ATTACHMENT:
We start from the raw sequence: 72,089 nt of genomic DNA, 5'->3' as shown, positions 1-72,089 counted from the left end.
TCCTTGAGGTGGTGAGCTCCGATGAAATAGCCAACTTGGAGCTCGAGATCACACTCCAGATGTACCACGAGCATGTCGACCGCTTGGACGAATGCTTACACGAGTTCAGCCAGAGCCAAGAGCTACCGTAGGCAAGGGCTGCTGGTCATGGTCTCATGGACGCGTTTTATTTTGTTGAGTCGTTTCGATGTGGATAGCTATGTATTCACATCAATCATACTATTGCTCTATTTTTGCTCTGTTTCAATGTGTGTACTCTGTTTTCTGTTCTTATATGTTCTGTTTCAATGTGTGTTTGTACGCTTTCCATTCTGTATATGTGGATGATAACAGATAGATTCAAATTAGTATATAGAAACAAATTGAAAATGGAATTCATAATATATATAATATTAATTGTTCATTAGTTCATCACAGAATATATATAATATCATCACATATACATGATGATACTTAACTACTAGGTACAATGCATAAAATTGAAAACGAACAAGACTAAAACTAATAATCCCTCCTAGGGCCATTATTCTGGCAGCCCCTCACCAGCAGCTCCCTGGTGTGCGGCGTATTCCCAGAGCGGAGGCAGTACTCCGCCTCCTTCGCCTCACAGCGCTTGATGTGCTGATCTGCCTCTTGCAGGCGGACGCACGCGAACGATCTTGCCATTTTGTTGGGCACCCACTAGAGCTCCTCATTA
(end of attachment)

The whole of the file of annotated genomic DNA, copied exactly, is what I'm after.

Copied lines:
We start from the raw sequence: 72,089 nt of genomic DNA, 5'->3' as shown, positions 1-72,089 counted from the left end.
TCCTTGAGGTGGTGAGCTCCGATGAAATAGCCAACTTGGAGCTCGAGATCACACTCCAGATGTACCACGAGCATGTCGACCGCTTGGACGAATGCTTACACGAGTTCAGCCAGAGCCAAGAGCTACCGTAGGCAAGGGCTGCTGGTCATGGTCTCATGGACGCGTTTTATTTTGTTGAGTCGTTTCGATGTGGATAGCTATGTATTCACATCAATCATACTATTGCTCTATTTTTGCTCTGTTTCAATGTGTGTACTCTGTTTTCTGTTCTTATATGTTCTGTTTCAATGTGTGTTTGTACGCTTTCCATTCTGTATATGTGGATGATAACAGATAGATTCAAATTAGTATATAGAAACAAATTGAAAATGGAATTCATAATATATATAATATTAATTGTTCATTAGTTCATCACAGAATATATATAATATCATCACATATACATGATGATACTTAACTACTAGGTACAATGCATAAAATTGAAAACGAACAAGACTAAAACTAATAATCCCTCCTAGGGCCATTATTCTGGCAGCCCCTCACCAGCAGCTCCCTGGTGTGCGGCGTATTCCCAGAGCGGAGGCAGTACTCCGCCTCCTTCGCCTCACAGCGCTTGATGTGCTGATCTGCCTCTTGCAGGCGGACGCACGCGAACGATCTTGCCATTTTGTTGGGCACCCACTAGAGCTCCTCATTA